Home » Jumping into the sky over Estonia, UK paratroopers train for Russia confrontation

Jumping into the sky over Estonia, UK paratroopers train for Russia confrontation

The paratroopers floated down after springing out of the C-17 Globemaster aircraft under a deep blue sky into swirling winds as they descended a thousand feet into a vast barren field before regrouping under treeline cover for the mission ahead.

The air assault by British and American forces is preparing troops for frontline combat as part of Nato’s largest ever exercise since the end of the Cold War, aimed at confronting Russia in a European security landscape fractured by the Ukraine War.

Britain’s 16 Air Assault Brigade and the US’s 82nd Airborne Division will be part of a rapid reaction force if the confrontation between the West and the Kremlin spirals into open conflict. More than 90,000 troops are engaged in military drills in seven countries ranging from the Baltic to the Balkans in preparation for this dire scenario unfolding.

After being pushed back following the initial invasion, Russian forces are on the offensive in the Donbas in Ukraine and attempting to open another front towards Kharkiv. Five villages have fallen near the country’s second city, with artillery and airstrikes hitting 30 other towns and villages.

The Nato exercises over Estonia (Will Harrison)

In Washington, White House national security spokesperson John Kirby acknowledged: “It is possible that Russia will make further advances in the coming weeks.” But he insisted that a new arms package being delivered to Kyiv after being passed by the US Congress would prevent any major breakthroughs.

Emmanuel Macron has raised the prospect of French and other Nato forces being deployed to help Ukraine – a move not backed at present by other member states. But Exercise Steadfast Defender, of which the British led Swift Response in Estonia is a key part, is honing tactics in case an emboldened Kremlin seeks to use its military muscle in other countries which were once part of the Soviet Union.

Paratrooper from the 3rd Battalion, The Parachute Regiment, ahead of the jump (Cpl Aaron J Stone/MoD)

Brigadier Mark Berry, commander of the 16 Air Assault Brigade, wanted to stress that parachuting into combat remains an important and viable tactic. Speaking at Nurmsi, in north-central Estonia, where the air drop was taking place, he said: “I think it is an extremely realistic capability. Not only does parachuting have a role in a combat situation, it also has a role in terms of reaching difficult areas to access for humanitarian disasters as well as combat. It allows us to project force very rapidly. So it’s as relevant today, in the context of potential Russian invasion, as it has ever been. In fact, it is relevant in any combat situation anywhere in the world.”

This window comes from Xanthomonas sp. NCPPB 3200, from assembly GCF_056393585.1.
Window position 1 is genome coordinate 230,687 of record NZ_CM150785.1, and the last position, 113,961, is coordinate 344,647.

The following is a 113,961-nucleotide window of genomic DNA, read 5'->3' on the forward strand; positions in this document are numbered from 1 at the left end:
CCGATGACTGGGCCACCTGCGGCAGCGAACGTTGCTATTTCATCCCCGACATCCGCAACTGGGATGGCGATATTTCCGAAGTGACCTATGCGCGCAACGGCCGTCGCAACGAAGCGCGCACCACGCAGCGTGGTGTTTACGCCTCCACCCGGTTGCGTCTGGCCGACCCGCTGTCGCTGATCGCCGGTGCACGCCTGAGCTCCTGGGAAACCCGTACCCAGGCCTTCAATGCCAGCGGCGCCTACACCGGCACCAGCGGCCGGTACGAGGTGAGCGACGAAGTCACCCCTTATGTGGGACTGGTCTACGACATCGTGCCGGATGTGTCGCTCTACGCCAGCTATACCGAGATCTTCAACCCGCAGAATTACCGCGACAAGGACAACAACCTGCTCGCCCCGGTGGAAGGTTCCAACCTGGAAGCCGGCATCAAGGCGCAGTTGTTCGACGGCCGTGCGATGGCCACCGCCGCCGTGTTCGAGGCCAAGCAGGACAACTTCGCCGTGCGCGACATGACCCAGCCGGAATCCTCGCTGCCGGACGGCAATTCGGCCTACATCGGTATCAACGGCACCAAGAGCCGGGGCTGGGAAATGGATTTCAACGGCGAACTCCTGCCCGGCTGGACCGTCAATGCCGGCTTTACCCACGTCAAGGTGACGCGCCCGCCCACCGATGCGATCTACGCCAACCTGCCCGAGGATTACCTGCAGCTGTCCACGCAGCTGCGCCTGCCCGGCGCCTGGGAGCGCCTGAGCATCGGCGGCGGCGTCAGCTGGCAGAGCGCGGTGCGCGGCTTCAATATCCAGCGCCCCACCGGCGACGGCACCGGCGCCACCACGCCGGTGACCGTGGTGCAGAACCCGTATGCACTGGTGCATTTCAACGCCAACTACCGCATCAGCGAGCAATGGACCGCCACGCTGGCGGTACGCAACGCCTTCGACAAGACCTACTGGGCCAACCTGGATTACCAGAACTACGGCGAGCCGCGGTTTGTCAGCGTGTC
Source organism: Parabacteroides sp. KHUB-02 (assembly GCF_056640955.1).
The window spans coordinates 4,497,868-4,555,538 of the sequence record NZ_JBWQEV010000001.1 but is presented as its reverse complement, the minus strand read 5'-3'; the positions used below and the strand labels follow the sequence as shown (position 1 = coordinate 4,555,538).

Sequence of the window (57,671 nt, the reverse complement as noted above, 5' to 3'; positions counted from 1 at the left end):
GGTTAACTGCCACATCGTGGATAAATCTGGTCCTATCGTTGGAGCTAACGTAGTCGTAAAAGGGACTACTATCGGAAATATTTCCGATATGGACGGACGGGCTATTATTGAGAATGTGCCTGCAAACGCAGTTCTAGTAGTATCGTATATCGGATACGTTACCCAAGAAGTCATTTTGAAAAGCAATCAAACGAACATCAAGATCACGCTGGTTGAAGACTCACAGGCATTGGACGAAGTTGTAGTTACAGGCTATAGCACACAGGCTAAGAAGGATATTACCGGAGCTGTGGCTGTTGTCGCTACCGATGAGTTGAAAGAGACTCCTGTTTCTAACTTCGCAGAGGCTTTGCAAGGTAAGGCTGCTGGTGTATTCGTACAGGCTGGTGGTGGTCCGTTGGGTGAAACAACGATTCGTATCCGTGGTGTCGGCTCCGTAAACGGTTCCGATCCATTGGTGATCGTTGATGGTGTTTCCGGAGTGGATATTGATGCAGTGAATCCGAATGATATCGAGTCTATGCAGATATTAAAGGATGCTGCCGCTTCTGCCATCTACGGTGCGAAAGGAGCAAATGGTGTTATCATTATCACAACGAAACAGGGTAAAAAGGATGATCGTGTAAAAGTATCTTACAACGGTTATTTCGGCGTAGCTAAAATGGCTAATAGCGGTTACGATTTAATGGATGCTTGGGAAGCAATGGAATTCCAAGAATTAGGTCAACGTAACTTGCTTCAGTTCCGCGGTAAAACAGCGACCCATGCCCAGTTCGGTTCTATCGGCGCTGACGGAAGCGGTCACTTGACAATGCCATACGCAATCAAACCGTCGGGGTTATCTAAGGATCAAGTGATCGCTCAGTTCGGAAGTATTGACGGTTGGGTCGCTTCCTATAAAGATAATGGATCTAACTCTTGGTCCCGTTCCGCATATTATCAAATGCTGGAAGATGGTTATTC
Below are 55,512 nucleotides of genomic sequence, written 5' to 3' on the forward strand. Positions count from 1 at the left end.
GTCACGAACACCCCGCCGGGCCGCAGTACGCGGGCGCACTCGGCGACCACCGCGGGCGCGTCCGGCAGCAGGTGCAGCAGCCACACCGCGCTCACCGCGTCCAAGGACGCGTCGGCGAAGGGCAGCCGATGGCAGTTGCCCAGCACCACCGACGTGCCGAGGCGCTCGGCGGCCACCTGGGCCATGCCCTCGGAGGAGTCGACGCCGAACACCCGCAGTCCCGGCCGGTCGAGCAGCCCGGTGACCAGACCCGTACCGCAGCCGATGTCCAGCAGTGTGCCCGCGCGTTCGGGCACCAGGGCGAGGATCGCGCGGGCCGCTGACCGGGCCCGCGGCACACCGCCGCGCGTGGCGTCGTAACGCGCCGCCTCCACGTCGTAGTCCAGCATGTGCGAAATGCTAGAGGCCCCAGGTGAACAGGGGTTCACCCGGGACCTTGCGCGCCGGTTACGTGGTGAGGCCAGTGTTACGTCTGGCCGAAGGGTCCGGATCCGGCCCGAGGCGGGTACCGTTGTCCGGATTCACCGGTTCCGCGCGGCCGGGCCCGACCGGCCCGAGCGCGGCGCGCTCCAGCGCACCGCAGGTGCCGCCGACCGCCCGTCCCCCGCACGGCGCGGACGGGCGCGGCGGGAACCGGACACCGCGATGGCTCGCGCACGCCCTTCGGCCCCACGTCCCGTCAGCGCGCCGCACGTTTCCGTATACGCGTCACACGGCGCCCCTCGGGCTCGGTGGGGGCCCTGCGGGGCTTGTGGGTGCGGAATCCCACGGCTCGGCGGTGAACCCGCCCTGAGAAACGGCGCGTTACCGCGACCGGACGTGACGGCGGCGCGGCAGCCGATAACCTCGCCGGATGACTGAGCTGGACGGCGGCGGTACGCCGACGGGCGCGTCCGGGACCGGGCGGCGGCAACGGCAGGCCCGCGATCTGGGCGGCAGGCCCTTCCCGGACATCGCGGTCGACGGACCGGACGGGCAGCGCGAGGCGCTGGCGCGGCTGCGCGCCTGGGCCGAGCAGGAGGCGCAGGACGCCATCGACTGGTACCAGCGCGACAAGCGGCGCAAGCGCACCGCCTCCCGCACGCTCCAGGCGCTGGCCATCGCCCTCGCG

Moscow has invested significantly in airborne forces in recent times. Four years ago, Russian paratroopers carried out the first ever Arctic parachute descent, using oxygen and jumping from an Ilyushin troop transporter at 30,000 feet. The troops then carried out a three-day mock battle in the icy fastness.

British and US paratroopers take part in the Swift Response military exercise near Nurms (Reuters)

The feat was acknowledged by Western militaries, which also expressed alarm at what appeared to be plans for establishing further control in the High Arctic by the Kremlin. Since then, however, Russian airborne forces have suffered big losses in Ukraine – having to go into battle as infantry with inadequate fire support, with commanders using the elite troops to carry out human wave attacks in the Donbas and the south.

The last time British troops took part in an air assault in conflict was in 1956 when the UK, France and Israel attacked Egypt after the country’s leader, Gamal Abdel Nasser, nationalised the Suez Canal. Troops of the Parachute Regiment successfully captured a military airfield, and then destroyed coastal defences.

British army 16 Air Assault brigade commander Mark Berry (Reuters)

The three countries, however, were forced to withdraw their forces when US president Dwight Eisenhower, whose administration had not been informed about the attack on Egypt, organised a UN resolution condemning the invasion and then forced a ceasefire agreement.

Some of the British soldiers taking part in the jump in Estonia felt confident they would get a chance to show their skills in combat in the future.

Corporal Thomas Skeld, of the 3rd Battalion, Parachute Regiment, said: “I certainly hope, think, that is the case. That is what we have trained for. Air assault gives us the opportunity to carry out operations in a fast and agile way. We are a fit lot and we can go in carrying on foot, carrying our kit, after we get on the ground.”

Bombardier Ryan Shaves, of the Royal Horse Artillery, added: “It depends on what type of operation you’re going into, there’s every chance, I think, in a conventional operation. How will we do against Russia? I wouldn’t like to say whether we’d win or lose: but we are not on our own. We are a part of Nato. Our forces, together, are stronger than Russia’s.”